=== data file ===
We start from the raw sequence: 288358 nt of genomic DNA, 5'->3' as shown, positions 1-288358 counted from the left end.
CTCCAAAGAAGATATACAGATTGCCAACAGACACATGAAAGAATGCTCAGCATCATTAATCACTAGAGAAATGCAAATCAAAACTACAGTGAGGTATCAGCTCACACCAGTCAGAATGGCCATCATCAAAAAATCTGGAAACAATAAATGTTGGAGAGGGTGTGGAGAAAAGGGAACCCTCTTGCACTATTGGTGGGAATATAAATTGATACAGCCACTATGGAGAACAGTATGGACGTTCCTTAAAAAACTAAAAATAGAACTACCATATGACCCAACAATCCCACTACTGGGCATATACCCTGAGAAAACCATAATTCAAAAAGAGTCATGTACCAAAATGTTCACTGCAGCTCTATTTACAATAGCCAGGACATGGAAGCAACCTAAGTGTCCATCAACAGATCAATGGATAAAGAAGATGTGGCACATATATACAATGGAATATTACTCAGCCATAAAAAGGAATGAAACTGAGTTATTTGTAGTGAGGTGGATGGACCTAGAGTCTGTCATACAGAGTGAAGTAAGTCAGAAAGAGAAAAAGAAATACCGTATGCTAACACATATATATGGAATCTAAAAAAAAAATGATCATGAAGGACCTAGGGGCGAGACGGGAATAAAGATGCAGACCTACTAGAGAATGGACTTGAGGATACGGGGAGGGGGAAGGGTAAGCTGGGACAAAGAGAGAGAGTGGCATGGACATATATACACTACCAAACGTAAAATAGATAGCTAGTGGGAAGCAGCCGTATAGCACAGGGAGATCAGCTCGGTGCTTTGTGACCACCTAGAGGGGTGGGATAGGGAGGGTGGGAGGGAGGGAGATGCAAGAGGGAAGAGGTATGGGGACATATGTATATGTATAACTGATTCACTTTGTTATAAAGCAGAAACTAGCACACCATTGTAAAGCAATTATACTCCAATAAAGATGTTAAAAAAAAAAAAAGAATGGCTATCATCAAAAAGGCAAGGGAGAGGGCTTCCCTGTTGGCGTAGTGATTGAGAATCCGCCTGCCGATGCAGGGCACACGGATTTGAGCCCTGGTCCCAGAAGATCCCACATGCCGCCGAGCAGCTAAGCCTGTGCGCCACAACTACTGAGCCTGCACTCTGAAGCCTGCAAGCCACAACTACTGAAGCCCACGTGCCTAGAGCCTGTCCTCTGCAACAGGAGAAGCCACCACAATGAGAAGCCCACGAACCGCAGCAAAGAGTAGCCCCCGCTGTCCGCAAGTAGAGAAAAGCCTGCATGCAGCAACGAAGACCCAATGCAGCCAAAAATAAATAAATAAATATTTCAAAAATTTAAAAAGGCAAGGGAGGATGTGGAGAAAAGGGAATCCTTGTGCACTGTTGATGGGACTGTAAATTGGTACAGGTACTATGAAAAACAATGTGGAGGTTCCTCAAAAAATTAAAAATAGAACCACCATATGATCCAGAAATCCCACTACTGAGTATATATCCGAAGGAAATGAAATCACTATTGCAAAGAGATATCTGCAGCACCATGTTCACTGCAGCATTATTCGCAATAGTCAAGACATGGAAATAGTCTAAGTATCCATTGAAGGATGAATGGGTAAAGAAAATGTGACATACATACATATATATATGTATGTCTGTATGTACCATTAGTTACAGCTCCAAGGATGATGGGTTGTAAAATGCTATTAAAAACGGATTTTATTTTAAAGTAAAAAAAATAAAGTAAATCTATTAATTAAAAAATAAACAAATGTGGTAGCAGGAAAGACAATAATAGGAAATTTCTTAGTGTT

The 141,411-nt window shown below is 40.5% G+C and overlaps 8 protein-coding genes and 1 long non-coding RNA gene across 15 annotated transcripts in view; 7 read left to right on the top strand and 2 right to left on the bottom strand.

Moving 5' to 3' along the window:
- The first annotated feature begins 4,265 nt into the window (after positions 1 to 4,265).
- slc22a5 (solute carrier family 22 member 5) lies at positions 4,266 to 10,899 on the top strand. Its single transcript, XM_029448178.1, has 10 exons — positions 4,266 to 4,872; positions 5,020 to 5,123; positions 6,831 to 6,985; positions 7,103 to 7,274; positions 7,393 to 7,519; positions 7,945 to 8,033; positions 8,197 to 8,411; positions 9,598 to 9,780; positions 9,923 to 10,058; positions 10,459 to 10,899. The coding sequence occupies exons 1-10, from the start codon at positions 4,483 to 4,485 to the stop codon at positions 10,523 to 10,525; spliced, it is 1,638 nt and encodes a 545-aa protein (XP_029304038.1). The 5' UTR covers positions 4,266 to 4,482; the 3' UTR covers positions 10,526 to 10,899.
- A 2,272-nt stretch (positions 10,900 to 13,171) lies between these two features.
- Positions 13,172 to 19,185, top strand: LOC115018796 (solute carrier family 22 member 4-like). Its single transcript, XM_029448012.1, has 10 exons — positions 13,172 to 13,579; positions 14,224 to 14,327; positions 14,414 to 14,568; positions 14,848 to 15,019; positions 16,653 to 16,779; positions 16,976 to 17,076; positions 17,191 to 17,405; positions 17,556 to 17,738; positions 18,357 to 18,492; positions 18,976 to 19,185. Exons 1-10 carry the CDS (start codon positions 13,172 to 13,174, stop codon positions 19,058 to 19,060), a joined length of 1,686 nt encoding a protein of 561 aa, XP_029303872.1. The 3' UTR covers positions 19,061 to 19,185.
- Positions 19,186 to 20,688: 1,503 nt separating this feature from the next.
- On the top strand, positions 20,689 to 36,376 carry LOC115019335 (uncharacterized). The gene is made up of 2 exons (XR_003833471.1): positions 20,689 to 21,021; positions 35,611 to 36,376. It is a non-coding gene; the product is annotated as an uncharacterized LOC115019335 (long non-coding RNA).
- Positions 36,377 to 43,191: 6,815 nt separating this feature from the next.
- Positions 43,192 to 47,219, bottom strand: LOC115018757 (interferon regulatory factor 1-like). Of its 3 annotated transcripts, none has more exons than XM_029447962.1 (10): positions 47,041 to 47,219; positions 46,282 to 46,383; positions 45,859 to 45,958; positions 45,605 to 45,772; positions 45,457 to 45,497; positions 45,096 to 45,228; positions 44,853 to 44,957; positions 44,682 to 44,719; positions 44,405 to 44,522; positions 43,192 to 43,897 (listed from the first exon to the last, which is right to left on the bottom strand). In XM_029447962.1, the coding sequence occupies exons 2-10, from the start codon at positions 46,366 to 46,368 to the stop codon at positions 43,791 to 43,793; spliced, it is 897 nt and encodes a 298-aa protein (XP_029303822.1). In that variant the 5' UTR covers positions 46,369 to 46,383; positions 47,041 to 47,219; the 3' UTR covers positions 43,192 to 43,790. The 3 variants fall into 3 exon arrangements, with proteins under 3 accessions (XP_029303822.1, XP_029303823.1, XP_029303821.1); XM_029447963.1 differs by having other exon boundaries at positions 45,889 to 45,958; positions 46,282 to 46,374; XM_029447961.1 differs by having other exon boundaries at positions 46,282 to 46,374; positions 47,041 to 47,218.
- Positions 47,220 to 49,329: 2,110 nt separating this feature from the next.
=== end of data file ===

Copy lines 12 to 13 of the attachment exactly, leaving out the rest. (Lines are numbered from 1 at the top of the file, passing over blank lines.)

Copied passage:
- Positions 43,192 to 47,219, bottom strand: LOC115018757 (interferon regulatory factor 1-like). Of its 3 annotated transcripts, none has more exons than XM_029447962.1 (10): positions 47,041 to 47,219; positions 46,282 to 46,383; positions 45,859 to 45,958; positions 45,605 to 45,772; positions 45,457 to 45,497; positions 45,096 to 45,228; positions 44,853 to 44,957; positions 44,682 to 44,719; positions 44,405 to 44,522; positions 43,192 to 43,897 (listed from the first exon to the last, which is right to left on the bottom strand). In XM_029447962.1, the coding sequence occupies exons 2-10, from the start codon at positions 46,366 to 46,368 to the stop codon at positions 43,791 to 43,793; spliced, it is 897 nt and encodes a 298-aa protein (XP_029303822.1). In that variant the 5' UTR covers positions 46,369 to 46,383; positions 47,041 to 47,219; the 3' UTR covers positions 43,192 to 43,790. The 3 variants fall into 3 exon arrangements, with proteins under 3 accessions (XP_029303822.1, XP_029303823.1, XP_029303821.1); XM_029447963.1 differs by having other exon boundaries at positions 45,889 to 45,958; positions 46,282 to 46,374; XM_029447961.1 differs by having other exon boundaries at positions 46,282 to 46,374; positions 47,041 to 47,218.
- Positions 47,220 to 49,329: 2,110 nt separating this feature from the next.